Zardari has a special talent for maneuvering himself out of the tight spots he gets himself into. But the Pakistani people have grown weary of his artful dodging. Zardari’s poll numbers are dreadful. More important, he has given little sustained attention to the country’s overwhelming problems — including, of course, the Islamist extremism that, for the Obama administration, has made Pakistan quite possibly the most important, and worrisome, country in the world. Zardari has bought himself more time, but for Pakistan itself, the clock is ticking louder and louder.
When I arrived in Islamabad on March 10, the long march was set to begin in two days and had come to feel like a storm gathering force at sea — one that might peter out before it hit land or turn into a Category 4 hurricane. In a country where democracy feels as flimsy as a wooden shack, the foreboding was very real. “Our condition is much more fragile than it was in the 1990s,” Samina Ahmed, the International Crisis Group’s longtime Pakistan analyst, told me. (The I.C.G. is a sponsor of the Global Center for the Responsibility to Protect, where I am the policy director.) The Taliban and other extremists had, she estimated, placed half the country beyond the control of security forces. The government had recently ceded control over the Swat Valley, 100 miles from the nation’s capital, to the extremists.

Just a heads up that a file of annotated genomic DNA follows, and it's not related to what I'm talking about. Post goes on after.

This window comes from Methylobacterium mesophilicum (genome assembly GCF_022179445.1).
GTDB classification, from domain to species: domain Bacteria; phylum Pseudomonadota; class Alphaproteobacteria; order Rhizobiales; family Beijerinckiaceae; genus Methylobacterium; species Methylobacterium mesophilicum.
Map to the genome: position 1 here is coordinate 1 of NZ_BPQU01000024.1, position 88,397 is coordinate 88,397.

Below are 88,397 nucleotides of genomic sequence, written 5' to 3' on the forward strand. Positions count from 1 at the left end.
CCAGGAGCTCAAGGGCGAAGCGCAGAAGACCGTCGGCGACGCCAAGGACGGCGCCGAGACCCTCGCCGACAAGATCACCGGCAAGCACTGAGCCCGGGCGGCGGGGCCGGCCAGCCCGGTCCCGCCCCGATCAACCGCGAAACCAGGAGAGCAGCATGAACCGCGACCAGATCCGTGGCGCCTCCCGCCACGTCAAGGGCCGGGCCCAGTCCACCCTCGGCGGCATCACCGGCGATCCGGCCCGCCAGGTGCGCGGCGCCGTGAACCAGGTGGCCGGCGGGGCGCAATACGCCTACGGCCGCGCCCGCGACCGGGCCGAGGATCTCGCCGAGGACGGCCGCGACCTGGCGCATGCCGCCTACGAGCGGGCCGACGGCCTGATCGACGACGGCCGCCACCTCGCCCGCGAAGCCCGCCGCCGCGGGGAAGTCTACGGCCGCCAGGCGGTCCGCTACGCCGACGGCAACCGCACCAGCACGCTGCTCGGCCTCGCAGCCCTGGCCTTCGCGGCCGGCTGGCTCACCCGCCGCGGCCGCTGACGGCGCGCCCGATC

Pakistan feels as if it’s falling apart. Last fall the country barely avoided bankruptcy. The tribal areas, which border on Afghanistan, remain a vast Taliban sanctuary and redoubt. The giant province of Baluchistan, though far more accessible, is racked by a Baluchi separatist rebellion, while American officials view Quetta, Baluchistan’s capital, as Taliban HQ. American policy has arguably made the situation even worse, for the Predator-drone attacks along the border, though effective, drive the Taliban eastward, deeper into Pakistan. And the strategy has been only reinforcing hostility to the United States among ordinary Pakistanis.
Pakistan has made itself the supreme conundrum of American foreign policy. During the campaign, Obama often said that the heart of the terrorist threat was not Iraq but Afghanistan and Pakistan, and once in office he had senior policy makers undertake an array of reviews designed to coordinate policy in the region. They seem to have narrowed the target area even further, to the Pakistani frontier. “For the American people,” Obama announced on March 27, “this border region has become the most dangerous place in the world.” Some officials see Pakistan as a volcano that, should it blow, would send an inconceivable amount of poisonous ash raining down on the world around it. David Kilcullen, a key adviser to Gen. David Petraeus, the Centcom commander, recently asserted that “within one to six months we could see the collapse of the Pakistani state,” a calamity that, given the country’s size, strategic location and nuclear stockpile, would “dwarf” all other current crises.